Sloane: No, I’m glad you did that definitely.
And a vast majority of the applications that we received were with the public as reply to @bfgcom, which is our Twitter handle. Hal definitely stood out. His wired magazine mock up definitely got a laugh from me.
Humor is a good thing in my world so I thought that was an interesting approach and then having the link to his blog was also really great because I was able to go and poke around his blog, look at the kinds of things that he’s writing about, get a sense for his opinions on different trends and also really identify that he’s thinking about some of the same things that we’re thinking about so that was a really great insight.
And also ultimately, I mean this sounds really basic but it showed me that he is a good writer as well and that’s of course, very important for this particular position.
Joshua: So the fact that he had a blog demonstrated not just competency and being able to do the job, but that he had this personality that really fit into the creative environment of BFG. And he knew the industry so he was going to hit the ground running.
Joshua: Just also another pause there. I like to talk about the 3 questions and it’s a good time to talk about those and basically there are 3 questions that a hiring manager really needs to have answered by the applicant.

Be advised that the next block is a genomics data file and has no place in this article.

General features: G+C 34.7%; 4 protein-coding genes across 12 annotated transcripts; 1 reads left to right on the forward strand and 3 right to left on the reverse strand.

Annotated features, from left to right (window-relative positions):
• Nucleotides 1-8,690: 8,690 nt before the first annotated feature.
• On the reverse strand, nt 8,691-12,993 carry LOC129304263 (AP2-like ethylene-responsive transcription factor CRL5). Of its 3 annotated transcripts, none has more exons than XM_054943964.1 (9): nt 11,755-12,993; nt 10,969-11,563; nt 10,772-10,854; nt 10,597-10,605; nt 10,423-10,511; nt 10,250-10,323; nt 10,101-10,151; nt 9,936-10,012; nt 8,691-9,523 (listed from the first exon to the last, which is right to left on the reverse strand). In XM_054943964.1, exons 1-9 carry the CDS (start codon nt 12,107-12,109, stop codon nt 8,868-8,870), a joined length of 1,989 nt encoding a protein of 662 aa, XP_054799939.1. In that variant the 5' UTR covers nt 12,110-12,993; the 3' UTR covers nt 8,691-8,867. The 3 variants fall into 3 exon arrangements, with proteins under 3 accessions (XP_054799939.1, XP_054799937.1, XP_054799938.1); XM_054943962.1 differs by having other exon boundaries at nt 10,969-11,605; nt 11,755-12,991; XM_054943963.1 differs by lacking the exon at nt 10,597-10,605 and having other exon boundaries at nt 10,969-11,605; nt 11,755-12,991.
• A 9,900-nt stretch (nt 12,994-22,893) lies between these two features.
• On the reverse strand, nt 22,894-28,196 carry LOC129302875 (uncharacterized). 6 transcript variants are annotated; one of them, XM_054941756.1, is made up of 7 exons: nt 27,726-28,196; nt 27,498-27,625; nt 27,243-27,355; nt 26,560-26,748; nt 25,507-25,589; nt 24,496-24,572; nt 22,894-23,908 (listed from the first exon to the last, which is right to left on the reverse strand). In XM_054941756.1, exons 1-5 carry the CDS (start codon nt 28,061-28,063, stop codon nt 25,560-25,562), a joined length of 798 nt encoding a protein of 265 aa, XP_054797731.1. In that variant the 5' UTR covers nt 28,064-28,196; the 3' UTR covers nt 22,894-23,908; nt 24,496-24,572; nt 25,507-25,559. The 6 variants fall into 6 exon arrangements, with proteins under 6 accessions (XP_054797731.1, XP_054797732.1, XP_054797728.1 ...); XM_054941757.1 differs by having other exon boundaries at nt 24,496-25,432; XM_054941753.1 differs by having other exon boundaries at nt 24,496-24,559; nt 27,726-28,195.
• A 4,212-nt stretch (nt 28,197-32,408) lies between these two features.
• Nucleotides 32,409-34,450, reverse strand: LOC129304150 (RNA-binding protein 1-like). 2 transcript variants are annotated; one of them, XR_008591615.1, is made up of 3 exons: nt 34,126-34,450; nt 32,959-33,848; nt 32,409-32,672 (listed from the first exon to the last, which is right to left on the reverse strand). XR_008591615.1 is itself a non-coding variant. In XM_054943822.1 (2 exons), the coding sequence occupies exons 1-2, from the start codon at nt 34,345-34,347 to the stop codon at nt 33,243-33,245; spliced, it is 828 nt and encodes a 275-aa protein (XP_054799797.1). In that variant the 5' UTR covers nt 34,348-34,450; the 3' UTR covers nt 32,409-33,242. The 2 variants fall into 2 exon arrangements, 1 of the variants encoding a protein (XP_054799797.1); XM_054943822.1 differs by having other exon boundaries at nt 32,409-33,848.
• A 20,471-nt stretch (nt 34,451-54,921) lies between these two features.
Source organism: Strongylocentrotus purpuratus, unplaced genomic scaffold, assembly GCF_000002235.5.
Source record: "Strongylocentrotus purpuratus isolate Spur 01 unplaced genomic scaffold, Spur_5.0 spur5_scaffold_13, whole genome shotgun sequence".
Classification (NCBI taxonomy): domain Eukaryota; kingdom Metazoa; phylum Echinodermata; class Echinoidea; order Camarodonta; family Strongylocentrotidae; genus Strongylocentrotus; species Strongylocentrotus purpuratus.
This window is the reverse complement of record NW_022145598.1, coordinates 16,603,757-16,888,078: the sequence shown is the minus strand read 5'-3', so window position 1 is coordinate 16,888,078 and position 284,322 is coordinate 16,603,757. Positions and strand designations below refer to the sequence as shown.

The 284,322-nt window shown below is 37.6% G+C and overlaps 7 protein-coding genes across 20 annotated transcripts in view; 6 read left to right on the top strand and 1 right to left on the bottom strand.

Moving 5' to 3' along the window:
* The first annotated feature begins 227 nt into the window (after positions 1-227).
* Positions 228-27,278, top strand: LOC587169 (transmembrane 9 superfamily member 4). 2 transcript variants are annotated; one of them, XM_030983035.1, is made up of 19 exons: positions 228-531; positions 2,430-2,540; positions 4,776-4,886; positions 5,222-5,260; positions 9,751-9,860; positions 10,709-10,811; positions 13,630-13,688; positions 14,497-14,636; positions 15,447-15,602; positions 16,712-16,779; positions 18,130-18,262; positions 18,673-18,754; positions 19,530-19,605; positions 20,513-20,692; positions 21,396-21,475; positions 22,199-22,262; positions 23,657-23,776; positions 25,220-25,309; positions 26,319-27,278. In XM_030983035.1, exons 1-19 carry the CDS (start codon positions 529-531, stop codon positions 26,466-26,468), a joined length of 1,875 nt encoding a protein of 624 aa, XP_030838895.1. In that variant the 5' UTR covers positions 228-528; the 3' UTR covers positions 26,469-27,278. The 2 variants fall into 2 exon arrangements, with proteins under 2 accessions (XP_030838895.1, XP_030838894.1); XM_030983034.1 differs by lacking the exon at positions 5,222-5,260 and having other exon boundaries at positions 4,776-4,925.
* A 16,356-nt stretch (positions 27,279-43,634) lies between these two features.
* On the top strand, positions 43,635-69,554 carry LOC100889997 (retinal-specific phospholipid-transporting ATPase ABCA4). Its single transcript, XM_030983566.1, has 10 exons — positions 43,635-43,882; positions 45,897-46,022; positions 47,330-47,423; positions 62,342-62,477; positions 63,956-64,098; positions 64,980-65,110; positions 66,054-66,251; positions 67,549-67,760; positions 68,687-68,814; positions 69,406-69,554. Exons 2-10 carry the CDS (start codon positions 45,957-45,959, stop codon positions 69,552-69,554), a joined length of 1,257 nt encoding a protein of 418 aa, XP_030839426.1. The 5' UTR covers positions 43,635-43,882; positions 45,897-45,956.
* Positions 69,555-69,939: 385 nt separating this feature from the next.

The first one is, “Do they like you or not?” And that’s the fit question, right Sloane? Are they going to come into the office and make people laugh and get along and are you going to be comfortable managing him over the course of his employment?
And then there’s motivation, which is, “Is he savvy with the environment of the industry? Is he going to remain motivated throughout the course of his employment?”
And then the last question is, “Can he do the job?” And I think what was so effective about this tweet here about the mock up was that Hal really did a nice job, showing all 3 of the questions. He showed competency with the blog and personality with his tweet and his creativity and definitely he was clearly motivated by the amount of work that he put into this.
Hal, what I wanted to ask you, this is kind of a risky thing to do, put yourself on a cover of a top ten magazine and kind of with the name of the company that you’re going for. Probably it would work with BFG but it might not work with another marketing company. How did you know where to draw the line? How did you know it was appropriate to do this? It was actually a good idea to do this whereas somewhere else it might not have been?
Hal: I think a lot of that goes back to doing your research. You got to do your homework on the company that you are going to apply for.